Wednesday, January 26, 2005

Communism on the march?

Freedom, Communism - same thing.

I guess I'm not overly surprised, but it is - together with being entirely tragic - slightly amusing. The International Republican Insitute - one of many U.S.-sponsored 'democracy aid' organizations is keeping busy in Iraq. So, too, is the International Foundation for Election Systems (wiki page mine, suckas!). The IRI has been linked to the recent Haiti Coup, and I have my suspicions about IFES.

In any case, they're both meddling in Iraq with our tax money. Let's see what they're up to:

Funded by U.S. taxpayers, the Baghdad office of the National Democratic Institute for International Affairs stands at the ambitious heart of the American effort to make Iraq a model democracy in the Arab world.
. . .
The work is in many ways entirely routine for the institute -- as it is for the two other Washington-based organizations that are here advising on the architecture of democracy: the International Republican Institute (IRI), which declined requests for an interview, and the International Foundation for Election Systems (IFES), which along with the United Nations is providing crucial technical assistance to Iraq's electoral commission.
. . .
"They're very good," said Jassim Hilfi, a leader of the Iraqi Communist Party who said he had read every word of the institute's Political Campaign Planning Manual and every other publication handed out. "They benefited us a great deal."

The Communist Party, which predates the Baath Party that persecuted its members for decades, has mounted a vibrant campaign that political observers in Iraq say may outperform expectations in Sunday's balloting.

"They were quite fair," Hilfi said. "We did not feel there was any segregation or playing favorites. Frankly, I'm very grateful. This was the only support we got from outside the country."

Hey, I'm glad the Communists are getting some good use of my tax money. At least it's not going to waste. I'm not one to knock Communism (I think it's pretty cool, what I know of it), but most Americans stil view Communism as a relic of the 'Evil Empire', and as such, would probably not be overjoyed at the thought of their money being used to rebuild that particular entity. But you never know - Fox News, it seems, is capable of convincing people of almost anything, so maybe we should give the U.S. multimedia version of Pravda a chance?

Now, why did the IRI decline requests for an interview? Does that make sense? I mean, are Americans not supposed to know that our tax dollars are going to support Communism abroad? Or, maybe we're just not supposed to know that U.S. elites really don't want a democracy at all - just another client state to serve the interests of U.S. elites? Got me. It's like Gunnery Sergeant Hartman said in Full Metal Jacket (paraphrasing) - the IRI didn't even have the common courtesy to give us taxpayers a reach-around.

My view on U.S. foreign assistance in promoting democracy is realistic. Instead of running around the world attempting to influence elections by 'training the locals in democracy', I'd prefer we fixed-up our little democracy / oligarchy / whatever. I would, for instance, like to see every voting machine have a paper trail. I would, for instance, like to know that black people could vote with relative ease and success - free from intimidation. And I want their votes to count - not just allow them the ability to go in and cast a ballot - I want the votes to actually count. Things like that.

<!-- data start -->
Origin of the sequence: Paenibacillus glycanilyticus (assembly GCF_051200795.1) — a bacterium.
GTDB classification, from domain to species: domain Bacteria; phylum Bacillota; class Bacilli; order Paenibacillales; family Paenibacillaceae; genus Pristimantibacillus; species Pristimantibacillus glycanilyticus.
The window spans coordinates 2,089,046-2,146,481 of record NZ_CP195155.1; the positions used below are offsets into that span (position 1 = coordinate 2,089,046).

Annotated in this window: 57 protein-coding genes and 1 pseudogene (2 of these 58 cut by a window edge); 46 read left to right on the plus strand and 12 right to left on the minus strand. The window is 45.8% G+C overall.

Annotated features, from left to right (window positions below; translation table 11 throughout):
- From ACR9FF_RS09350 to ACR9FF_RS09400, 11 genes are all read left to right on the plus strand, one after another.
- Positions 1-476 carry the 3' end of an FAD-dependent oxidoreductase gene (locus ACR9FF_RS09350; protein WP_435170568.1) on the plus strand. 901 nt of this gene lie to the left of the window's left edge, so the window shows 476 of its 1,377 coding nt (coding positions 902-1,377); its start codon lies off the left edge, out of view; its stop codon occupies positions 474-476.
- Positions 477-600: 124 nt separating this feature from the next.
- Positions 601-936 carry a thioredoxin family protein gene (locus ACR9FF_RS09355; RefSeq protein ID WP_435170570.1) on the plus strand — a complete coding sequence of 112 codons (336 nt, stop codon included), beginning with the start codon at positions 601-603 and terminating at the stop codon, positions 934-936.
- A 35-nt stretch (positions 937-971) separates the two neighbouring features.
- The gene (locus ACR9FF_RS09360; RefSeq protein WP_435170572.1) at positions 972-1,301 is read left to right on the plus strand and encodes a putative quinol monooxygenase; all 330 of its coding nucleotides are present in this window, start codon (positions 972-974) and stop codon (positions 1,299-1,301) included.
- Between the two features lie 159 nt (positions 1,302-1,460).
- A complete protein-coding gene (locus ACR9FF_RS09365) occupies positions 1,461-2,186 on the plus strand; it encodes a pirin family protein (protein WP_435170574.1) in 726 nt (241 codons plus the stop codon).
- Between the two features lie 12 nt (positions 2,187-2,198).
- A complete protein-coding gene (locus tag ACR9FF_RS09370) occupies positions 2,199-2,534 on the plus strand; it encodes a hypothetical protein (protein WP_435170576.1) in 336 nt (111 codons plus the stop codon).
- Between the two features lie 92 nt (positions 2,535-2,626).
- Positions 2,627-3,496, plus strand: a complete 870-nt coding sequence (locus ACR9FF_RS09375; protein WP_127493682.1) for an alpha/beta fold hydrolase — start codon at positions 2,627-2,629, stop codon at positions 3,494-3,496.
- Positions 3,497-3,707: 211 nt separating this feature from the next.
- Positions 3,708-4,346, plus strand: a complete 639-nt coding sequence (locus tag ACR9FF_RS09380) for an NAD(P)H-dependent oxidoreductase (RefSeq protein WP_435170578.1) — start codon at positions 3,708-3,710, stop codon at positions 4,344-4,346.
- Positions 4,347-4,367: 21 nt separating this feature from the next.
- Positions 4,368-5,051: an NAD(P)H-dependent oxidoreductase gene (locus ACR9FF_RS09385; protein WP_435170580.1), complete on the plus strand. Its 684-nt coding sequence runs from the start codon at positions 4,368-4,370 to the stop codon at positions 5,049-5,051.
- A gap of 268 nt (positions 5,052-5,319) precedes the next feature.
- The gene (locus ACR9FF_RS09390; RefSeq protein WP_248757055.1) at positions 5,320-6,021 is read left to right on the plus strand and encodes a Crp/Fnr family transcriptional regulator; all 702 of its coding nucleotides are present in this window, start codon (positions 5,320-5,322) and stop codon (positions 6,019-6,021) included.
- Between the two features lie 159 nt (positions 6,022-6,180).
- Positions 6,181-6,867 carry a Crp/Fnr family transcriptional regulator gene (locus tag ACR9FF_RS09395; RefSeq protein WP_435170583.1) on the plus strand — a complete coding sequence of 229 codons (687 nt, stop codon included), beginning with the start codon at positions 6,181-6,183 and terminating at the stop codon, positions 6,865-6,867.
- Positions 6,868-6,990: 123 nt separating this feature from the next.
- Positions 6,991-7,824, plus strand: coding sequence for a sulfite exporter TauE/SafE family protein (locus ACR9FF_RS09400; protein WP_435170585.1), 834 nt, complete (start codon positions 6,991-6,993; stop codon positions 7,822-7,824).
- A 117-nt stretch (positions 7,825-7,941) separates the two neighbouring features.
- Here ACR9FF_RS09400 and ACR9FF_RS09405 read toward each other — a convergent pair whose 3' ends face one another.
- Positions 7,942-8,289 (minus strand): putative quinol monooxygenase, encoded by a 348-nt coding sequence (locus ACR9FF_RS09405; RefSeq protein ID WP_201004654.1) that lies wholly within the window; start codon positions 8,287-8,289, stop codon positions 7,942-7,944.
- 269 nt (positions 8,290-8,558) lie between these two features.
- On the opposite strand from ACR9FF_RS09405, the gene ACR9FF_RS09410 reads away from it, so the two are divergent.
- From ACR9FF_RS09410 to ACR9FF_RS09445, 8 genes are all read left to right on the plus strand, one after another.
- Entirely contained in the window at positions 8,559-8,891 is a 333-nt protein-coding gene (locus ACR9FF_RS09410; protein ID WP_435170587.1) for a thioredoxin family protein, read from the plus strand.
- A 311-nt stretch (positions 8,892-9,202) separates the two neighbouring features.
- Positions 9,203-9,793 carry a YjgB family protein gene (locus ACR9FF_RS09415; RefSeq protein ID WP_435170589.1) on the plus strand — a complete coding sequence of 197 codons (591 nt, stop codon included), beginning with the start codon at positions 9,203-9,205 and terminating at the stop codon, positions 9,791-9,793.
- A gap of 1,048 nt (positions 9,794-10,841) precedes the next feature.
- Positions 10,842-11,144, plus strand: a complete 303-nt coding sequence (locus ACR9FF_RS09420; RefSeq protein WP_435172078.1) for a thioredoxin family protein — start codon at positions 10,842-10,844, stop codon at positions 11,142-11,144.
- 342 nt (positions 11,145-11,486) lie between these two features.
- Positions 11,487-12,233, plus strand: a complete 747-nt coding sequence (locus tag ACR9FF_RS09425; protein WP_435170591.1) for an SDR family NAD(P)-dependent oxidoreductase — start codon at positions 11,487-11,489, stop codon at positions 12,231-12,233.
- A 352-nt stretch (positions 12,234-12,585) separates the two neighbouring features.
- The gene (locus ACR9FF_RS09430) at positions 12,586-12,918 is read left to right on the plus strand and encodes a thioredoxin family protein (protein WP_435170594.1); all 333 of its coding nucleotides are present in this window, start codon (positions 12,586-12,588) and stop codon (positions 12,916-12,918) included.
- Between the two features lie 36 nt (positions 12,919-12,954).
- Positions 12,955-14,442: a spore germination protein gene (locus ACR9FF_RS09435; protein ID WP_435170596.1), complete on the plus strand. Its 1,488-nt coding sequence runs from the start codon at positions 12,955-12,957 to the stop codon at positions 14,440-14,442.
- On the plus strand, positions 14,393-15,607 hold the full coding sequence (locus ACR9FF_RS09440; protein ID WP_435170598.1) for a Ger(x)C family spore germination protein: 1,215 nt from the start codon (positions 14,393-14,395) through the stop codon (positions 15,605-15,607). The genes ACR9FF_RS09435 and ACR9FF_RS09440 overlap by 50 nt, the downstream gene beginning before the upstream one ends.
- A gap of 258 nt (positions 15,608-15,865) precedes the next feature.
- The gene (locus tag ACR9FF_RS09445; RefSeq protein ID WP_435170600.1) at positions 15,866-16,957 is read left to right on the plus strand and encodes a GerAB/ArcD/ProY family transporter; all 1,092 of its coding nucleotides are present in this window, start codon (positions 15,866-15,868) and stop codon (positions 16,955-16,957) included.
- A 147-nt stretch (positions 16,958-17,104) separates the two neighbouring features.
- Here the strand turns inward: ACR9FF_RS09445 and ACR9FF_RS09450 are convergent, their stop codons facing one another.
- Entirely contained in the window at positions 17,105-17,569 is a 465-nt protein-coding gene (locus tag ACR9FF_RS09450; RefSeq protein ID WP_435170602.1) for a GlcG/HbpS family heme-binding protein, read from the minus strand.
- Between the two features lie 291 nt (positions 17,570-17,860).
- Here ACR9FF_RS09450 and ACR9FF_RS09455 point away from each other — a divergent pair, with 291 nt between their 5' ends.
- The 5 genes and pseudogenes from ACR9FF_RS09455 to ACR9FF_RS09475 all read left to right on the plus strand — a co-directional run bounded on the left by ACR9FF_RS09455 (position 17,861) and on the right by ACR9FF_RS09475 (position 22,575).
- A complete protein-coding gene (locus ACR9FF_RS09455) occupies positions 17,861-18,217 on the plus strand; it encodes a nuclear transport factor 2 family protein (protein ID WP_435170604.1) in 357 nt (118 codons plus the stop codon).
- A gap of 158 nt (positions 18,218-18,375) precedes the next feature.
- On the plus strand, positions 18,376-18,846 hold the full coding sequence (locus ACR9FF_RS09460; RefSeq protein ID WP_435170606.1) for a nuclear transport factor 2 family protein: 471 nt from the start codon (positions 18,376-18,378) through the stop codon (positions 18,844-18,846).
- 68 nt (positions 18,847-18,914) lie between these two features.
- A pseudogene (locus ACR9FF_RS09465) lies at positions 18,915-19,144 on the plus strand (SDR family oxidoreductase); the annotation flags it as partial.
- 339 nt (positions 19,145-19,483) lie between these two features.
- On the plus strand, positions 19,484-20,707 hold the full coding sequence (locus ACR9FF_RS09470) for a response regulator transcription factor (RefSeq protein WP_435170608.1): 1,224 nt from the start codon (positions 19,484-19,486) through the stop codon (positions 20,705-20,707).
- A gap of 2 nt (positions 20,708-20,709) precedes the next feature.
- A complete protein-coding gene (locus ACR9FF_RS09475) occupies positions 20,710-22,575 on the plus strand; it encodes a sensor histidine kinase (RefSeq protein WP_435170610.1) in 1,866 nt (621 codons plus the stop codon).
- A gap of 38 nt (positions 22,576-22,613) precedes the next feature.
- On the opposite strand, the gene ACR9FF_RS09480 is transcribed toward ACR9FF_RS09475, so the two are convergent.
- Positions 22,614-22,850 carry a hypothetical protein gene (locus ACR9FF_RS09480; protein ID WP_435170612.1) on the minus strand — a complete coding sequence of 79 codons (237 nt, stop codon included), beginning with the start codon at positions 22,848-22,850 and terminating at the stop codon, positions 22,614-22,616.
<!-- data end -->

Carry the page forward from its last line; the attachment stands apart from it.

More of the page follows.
So, like Chomsky, I'd prefer the U.S. just stay out of everyone's business. Words are great, but actions occassionally count, too. With IRI linked to the Haiti coup, and IFES operating in just about every country in the world, including at one time or another, all of the countries that the U.S. government was attempting to foment a coup, I'd just rather we just stayed home. We've got enough issues right here in the good 'ol US of A, thank you.

Proof of IFES-CIA links, or straight-up IFES participation in terrorist actions in other countries is far from conclusive, but I have my suspicions. The current head of IFES, who has been its head since the Reagan years - and, of course, active in central America where Reagan was, to say the least, 'active' - is Richard W. Soudriette - one-time Staff Director for James Mountain (actual name) "outraged at the outrage" Inhofe. Let me see, staff director for extremist right wing loser congressman/senator, appointed head of a quasi-governmental 'democracy' organization under the Reagan administration, active in just about every country before, during, and after coups and other assorted disruptions in power. Yeah - I've got my suspicions. How bout we bring Mr. Soudriette and his cadre of 'election officials' and all their money (our money) back home where it belongs?

The article also lets slip a couple of other realities on the ground:

"If you walk into a coffee shop and say, 'Hi, I'm from an American organization and I'm here to help you,' that's not going to help," said one instructor, who was born in Iraq and is well versed in the region's widely held perception of U.S. hegemony. "If you say you're here to encourage democracy, they say you're here to control the Middle East."

Iraqis know that Bush's pronouncements of democracy in the U.S. are just to maintain the U.S. public's support for his imperial policies.

And, I thought this was kind of funny, in a tragic Republicans-supposedly-attempting-to-impose-democracy kind of way:

"People were calling to apologize about being late," the country director said. "The troops were blocking the hotel, but they were waiting outside in the smoke and the wreckage and the body parts."

Body parts.

<cue Bush apologists ranting about me not telling the positive stories coming out of Iraqistan>

Ok - here's one: Approximately 25 million people did not die today in Iraq.


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